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Details of Grant 

EPSRC Reference: EP/H047441/1
Title: Cheap Solar Electricity - The Essential Fuel of the 21st Century
Principal Investigator: Robertson, Professor N
Other Investigators:
Yellowlees, Professor L
Researcher Co-Investigators:
Project Partners:
CLEAPS G-24i National STEM Centre
Science Media Centre SSERC
Department: Sch of Chemistry
Organisation: University of Edinburgh
Scheme: Partnerships- Public Engage
Starts: 24 May 2010 Ends: 23 August 2013 Value (£): 152,343
EPSRC Research Topic Classifications:
Solar Technology
EPSRC Industrial Sector Classifications:
Related Grants:
Panel History:
Panel DatePanel NameOutcome
09 Mar 2010 Partnerships for Public Engagement 14th Call Announced
Summary on Grant Application Form
This project aims to involve the public of all ages and backgrounds with the ground breaking discoveries of EPSRC-funded scientists in the field of solar energy generation. Through this project, our team of scientists at Edinburgh University and beyond will collaborate with a number of public engagement experts to enable school students and the public of all ages and backgrounds to explore, discuss and reflect upon the issues related to innovation in low-cost solar energy technologies and its pressing need for the future of our planet. This proposal brings together the expertise and scientific entrepreneurship provided by the scientists within the innovative EPSRC Supergen consortium on Excitonic Solar Cells, with the public engagement expertise of The UK Association for Science and Discovery Centres, The Scottish Schools Equipment Research Centre (SSERC), The science media centre, CLEAPSS and the National STEM centre. Bringing all these partners together will be a newly appointed public engagement leader with a PhD in the field of innovative low cost solar energy. The goal is for this specialist to provide the resources and embed partnerships between the researchers and science centres, science festivals, Beacons, schools networks and university outreach teams so that public engagement is an embedded part of the role of researchers in this area. Low-cost solar energy is arguably the most important challenge ever faced by mankind and the importance to 21st century society cannot be overstated. We will use the new and established partnerships to maximise engagement between the Consortium and the Public and deliver substantial benefit to both. This will be aimed at two outcomes: (i) energising and supporting the researchers within the network such that all contribute to ongoing engagement activities on behalf of the consortium and (ii) obtaining coverage through large media outlets. There has never been a time in human history when a scientific challenge, namely sustainable energy supply, has been more urgent or important in maintaining the wealth and cohesion of society. World energy use is predicted to double by 2050 and more than treble by 2100 but already at today's level, dangerous quantities of CO2 are building up in the atmosphere. The Intergovernmental Panel on Climate Change (www.ipcc.ch/) estimates that, without action, CO2 concentration will triple over historic levels by 2100 leading to very damaging climate change. Sustainable energy is unique as a scientific challenge as the status quo cannot be maintained and floods, droughts, mass migrations, economic disruption and wars may be the consequences of inaction. Solving the problem of climate change is a long-term issue that requires sustained commitment from scientists, governments and the public to make real change possible. This requires a commitment from researchers in the field to make their work accessible and to engage in dialogue with the public on the current science and the future directions of the field. Since everyone has a stake in this challenge, the public of all ages and backgrounds must be included in regular open and honest conversation with scientists, policy makers and industrial experts in a host of different ways, through events, family activities, media, dialogue opportunities, schools workshops, exhibitions, projects and festivals.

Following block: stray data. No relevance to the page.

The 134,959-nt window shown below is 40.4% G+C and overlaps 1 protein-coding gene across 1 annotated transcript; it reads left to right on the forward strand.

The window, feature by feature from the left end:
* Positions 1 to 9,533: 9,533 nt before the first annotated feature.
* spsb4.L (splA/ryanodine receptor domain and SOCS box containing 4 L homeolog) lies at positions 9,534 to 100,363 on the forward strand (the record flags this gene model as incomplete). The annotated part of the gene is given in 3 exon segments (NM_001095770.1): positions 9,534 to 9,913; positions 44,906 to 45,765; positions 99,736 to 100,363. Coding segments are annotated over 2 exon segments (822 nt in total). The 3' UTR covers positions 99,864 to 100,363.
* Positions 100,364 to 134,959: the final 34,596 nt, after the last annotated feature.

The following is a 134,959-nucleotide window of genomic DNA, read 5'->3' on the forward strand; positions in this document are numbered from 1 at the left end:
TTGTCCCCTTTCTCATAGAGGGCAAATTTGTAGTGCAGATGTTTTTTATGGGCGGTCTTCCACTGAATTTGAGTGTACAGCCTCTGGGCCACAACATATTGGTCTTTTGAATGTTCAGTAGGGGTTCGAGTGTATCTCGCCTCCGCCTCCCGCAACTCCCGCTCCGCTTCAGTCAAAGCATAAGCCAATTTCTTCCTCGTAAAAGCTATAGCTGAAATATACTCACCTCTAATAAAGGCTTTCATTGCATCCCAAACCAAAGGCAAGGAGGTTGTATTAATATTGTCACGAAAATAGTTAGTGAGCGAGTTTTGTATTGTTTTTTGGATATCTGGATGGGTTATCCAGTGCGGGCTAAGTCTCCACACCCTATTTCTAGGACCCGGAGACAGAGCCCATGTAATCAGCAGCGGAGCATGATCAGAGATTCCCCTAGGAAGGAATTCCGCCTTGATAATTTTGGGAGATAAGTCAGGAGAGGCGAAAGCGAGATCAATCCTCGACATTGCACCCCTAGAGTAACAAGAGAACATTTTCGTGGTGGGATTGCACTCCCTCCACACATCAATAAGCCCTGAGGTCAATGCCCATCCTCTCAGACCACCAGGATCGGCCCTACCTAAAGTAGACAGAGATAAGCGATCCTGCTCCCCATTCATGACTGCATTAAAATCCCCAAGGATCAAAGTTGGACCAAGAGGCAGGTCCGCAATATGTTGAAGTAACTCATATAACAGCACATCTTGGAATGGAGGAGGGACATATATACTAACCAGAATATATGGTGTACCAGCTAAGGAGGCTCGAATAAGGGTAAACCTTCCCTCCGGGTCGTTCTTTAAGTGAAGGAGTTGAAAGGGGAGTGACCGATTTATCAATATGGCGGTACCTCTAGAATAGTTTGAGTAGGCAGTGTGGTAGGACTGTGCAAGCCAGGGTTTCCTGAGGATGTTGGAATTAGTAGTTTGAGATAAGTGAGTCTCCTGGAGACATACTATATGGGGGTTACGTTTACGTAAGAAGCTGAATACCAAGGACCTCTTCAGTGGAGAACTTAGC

Key Findings
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Potential use in non-academic contexts
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Date Materialised
Sectors submitted by the Researcher
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Project URL:  
Further Information:  
Organisation Website: http://www.ed.ac.uk